Most accounting firms reach a point in their life cycles where their ability to generate growth internally falls short of their profitability goals and objectives. Mergers and acquisitions (M&A) have proven to be far more productive and much more successful than building growth organically, which can be a painfully slow process (especially for small firms) and requires significant investments in marketing and practice development efforts and strategies. In addition, as market demand for specialty services is continuing to increase, firms are seeking to use M&A to obtain industry and niche specializations and to support succession planning voids.
The most successful firms that use M&A as a growth strategy start with small deals and target larger M&A prospects in the future based upon strategic growth models focused on industry specialization, types of value added services, niche development and geographic expansion.
A FASTER WAY TO GROW
Growth through M&A is a quicker and less expensive path to growth than marketing one new client at a time in a highly competitive environment. With many clients selling their businesses and the challenges of continuously increasing clients’ fees, it can easily take a new “gross” business rate of 10 percent to achieve a 5-percent net growth rate after taking into account client losses. Growth through M&A, too often considered a strategy only for the top 150 firms, is actually a more viable option for small firms facing significant growth challenges. Additionally, M&A provides opportunities to realize synergies between the combined firms that will allow them to cross-sell to existing clients more effectively.
The first question in a growth-oriented deal is whether the growth opportunity is realistically attainable and the combined firms can capture that growth within a reasonable amount of time after closing the deal. In assessing M&A growth-related opportunities, it is important to involve the partners early on in the deal negotiations who will ultimately be accountable for obtaining growth results. Some of the desired results to consider are:
- The ability to generate new leads by adding complementary service lines, niches and industry specialization.
- Increasing the number of practice development-oriented partners and staff.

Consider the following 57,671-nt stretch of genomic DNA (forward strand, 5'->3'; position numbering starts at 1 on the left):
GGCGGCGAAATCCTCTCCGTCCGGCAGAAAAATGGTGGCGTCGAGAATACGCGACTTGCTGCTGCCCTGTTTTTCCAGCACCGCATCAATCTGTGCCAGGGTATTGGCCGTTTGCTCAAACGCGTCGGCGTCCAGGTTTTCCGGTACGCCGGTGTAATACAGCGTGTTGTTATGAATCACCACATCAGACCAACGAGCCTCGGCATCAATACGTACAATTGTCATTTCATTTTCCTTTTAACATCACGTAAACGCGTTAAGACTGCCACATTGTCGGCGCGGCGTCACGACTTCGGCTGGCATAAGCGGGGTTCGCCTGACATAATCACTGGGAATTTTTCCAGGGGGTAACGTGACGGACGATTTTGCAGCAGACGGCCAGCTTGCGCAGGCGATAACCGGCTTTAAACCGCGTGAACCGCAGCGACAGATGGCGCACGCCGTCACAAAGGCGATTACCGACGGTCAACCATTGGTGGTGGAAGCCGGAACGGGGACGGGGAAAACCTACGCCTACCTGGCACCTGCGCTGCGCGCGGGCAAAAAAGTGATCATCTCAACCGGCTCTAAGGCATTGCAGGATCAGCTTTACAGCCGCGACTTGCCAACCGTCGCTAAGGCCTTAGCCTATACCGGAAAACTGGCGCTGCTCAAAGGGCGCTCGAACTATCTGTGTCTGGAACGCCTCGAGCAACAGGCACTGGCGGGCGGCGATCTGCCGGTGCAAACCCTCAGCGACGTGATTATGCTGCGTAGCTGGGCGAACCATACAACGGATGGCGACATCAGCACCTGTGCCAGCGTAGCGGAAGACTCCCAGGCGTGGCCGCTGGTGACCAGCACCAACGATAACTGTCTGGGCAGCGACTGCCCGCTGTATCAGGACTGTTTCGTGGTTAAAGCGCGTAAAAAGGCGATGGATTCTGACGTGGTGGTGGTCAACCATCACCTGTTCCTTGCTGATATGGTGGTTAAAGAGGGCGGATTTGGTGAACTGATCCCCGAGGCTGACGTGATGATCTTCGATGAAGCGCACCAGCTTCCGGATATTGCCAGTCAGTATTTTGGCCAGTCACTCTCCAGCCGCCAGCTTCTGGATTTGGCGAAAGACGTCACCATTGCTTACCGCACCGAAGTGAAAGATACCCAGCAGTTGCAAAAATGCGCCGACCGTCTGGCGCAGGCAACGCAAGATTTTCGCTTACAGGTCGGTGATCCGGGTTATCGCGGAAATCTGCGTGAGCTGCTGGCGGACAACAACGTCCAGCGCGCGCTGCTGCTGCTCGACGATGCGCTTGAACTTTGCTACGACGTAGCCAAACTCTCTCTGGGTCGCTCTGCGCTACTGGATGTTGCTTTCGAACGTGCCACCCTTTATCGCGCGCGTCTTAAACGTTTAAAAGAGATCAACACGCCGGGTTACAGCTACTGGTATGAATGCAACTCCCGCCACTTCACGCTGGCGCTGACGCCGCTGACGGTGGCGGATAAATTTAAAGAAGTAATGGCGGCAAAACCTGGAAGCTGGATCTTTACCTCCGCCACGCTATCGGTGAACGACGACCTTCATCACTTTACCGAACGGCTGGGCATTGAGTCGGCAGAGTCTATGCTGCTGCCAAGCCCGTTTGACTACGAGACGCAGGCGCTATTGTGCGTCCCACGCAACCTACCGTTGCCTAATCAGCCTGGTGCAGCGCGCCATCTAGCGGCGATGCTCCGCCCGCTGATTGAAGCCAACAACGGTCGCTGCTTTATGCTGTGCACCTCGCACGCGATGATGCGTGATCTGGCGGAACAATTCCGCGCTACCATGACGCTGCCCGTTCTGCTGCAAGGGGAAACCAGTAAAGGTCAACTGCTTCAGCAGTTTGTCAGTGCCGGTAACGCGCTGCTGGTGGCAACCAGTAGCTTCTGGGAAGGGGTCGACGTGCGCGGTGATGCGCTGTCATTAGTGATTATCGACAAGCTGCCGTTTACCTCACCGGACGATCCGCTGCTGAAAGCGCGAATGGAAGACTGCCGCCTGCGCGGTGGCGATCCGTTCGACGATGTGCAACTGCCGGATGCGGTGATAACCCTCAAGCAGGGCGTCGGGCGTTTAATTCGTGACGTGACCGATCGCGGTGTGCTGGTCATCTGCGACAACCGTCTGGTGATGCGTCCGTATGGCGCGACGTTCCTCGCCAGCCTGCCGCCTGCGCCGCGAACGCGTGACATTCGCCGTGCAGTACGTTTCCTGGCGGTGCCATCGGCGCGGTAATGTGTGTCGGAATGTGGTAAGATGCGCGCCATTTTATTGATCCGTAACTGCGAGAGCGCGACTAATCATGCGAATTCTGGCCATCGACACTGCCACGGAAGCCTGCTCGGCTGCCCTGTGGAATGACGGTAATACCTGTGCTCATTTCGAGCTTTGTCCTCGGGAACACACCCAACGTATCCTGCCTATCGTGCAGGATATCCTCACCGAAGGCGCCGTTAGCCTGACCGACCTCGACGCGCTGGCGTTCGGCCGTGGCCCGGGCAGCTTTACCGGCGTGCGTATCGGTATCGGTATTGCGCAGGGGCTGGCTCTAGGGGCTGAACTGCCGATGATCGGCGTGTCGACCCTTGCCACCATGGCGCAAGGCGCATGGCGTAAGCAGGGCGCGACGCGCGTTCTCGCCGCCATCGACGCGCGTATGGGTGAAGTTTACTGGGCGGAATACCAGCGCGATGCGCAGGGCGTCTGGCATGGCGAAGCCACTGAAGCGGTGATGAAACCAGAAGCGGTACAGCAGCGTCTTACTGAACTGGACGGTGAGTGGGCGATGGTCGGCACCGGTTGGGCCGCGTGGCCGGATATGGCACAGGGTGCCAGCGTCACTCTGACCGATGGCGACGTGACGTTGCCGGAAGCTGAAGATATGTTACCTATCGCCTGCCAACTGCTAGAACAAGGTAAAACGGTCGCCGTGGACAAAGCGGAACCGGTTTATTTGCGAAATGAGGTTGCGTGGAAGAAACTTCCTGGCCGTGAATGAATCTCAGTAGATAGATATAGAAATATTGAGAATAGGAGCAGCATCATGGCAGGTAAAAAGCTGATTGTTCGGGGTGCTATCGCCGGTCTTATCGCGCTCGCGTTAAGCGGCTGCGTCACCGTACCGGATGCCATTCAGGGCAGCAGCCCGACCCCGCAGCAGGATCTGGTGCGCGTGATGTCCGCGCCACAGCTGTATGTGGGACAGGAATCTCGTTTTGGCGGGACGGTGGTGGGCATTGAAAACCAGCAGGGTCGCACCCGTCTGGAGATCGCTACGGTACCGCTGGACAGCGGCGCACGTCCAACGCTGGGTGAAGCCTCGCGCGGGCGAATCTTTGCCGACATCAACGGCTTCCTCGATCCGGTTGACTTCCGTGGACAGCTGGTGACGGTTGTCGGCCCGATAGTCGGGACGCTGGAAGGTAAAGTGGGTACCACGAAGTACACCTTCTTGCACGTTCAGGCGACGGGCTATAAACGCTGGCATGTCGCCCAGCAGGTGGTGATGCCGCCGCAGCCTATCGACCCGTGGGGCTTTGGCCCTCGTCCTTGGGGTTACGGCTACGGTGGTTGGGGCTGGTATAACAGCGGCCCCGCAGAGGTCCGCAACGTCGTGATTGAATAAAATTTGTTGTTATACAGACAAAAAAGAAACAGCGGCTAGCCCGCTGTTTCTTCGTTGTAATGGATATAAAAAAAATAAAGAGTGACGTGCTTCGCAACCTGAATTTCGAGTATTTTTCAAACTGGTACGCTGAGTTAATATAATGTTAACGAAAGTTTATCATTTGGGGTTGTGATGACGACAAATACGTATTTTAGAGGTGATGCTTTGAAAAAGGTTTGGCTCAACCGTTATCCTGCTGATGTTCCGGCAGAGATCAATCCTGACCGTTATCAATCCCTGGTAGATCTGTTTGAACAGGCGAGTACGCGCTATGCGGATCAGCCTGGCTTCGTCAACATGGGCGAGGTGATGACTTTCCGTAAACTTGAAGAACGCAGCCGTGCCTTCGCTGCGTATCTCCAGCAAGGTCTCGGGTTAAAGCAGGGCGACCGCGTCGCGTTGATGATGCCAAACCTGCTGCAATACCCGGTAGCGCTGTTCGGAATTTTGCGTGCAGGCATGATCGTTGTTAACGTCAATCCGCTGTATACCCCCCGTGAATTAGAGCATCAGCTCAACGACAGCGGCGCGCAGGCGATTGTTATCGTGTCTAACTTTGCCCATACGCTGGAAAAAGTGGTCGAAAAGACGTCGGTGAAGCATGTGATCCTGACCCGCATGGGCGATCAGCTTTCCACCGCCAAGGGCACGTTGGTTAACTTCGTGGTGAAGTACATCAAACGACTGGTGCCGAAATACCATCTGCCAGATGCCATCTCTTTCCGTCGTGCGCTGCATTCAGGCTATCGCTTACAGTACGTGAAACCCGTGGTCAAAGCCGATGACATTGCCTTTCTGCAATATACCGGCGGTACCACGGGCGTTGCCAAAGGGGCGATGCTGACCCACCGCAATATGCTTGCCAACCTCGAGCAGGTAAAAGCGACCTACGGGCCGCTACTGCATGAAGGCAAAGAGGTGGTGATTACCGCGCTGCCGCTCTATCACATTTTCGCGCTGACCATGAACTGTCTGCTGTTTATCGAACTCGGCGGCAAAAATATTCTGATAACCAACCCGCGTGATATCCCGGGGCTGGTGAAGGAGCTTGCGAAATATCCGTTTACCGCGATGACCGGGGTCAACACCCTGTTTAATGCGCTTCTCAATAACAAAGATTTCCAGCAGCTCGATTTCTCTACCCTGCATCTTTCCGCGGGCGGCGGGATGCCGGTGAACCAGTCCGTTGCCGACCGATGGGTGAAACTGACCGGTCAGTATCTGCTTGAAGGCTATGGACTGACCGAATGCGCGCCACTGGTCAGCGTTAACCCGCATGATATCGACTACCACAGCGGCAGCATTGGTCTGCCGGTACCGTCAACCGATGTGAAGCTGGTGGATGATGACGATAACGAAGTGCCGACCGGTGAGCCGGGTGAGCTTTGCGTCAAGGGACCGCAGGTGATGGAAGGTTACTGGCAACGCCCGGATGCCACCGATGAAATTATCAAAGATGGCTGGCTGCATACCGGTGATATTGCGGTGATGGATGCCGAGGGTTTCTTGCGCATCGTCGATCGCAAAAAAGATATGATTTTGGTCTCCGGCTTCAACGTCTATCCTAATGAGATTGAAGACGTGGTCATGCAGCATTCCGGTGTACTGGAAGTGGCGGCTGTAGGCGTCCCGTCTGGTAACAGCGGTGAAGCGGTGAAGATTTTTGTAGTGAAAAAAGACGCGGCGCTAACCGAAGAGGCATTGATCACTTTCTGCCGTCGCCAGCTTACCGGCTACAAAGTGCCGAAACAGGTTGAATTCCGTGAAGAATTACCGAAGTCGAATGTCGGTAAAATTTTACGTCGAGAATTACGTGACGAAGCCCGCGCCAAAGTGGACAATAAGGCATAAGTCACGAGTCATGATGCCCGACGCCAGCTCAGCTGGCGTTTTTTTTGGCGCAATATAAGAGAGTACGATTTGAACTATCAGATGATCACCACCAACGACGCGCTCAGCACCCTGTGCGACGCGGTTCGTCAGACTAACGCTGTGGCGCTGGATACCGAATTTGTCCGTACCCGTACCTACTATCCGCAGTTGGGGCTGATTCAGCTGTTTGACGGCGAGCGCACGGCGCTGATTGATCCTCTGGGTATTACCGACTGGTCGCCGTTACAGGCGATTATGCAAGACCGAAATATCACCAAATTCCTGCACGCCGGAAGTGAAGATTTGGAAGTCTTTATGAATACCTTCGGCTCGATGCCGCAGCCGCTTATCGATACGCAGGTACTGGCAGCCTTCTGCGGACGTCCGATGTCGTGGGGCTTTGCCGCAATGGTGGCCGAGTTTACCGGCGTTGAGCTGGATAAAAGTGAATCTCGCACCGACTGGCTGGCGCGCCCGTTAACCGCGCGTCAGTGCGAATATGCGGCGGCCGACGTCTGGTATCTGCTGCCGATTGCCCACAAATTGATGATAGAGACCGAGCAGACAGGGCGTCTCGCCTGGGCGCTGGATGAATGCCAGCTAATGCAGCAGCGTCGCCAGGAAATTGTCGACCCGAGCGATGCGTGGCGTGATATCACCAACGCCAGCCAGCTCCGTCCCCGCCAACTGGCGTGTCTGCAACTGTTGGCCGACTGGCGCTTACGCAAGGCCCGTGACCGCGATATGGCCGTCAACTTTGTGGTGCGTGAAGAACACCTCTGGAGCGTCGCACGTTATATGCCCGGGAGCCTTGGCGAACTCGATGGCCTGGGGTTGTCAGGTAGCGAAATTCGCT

- Becoming more competitive in the local marketplace by eliminating some of the competition and creating a stronger brand with prospective clients and referral sources.
- Creating a more attractive option for other local firms to merge in their practices and create additional growth.
- Expand geographically into potentially higher economic growth areas.
- Provide the combined firm’s clients with additional value-added services.
INCREASING CAPACITY FOR GROWTH
The number-one challenge for most firms is the ability to attract and retain talent to service current and future clients. While much has been written about the objectives and success rates of M&A, historically there has been a general complacency over the talent acquisition elements of the transaction. Many firm partners are now at full capacity which is a major obstacle to engaging new clients. Bringing in new skills and competencies via M&A, also known as acquihires, is progressively becoming a driver of M&A transactions. M&A presents the potential opportunity to team up with talented accounting professionals and provide the ability to leverage those talents to increase future revenue streams by freeing up partners to concentrate on practice development and higher levels of client services.
Talent-centric firms are focusing more closely on combining with other firms to gain access to the best and brightest partners and staff to support future growth opportunities. In this highly competitive environment for talent, and the aging of the profession, acquiring talent in an M&A transaction is key to the deal’s success.
Knowing the growth drivers of any deal and evaluating the combined firm’s potential to identify and realistically achieve higher sustained levels of growth is essential in the transaction’s due diligence process. The public accounting market- place is changing quickly, and M&A is a significant factor to consider in your firm’s future. The growth strategies that made a firm successful in the past may not make it successful in the future. Yogi Berra once said, “The future isn’t what it used to be.”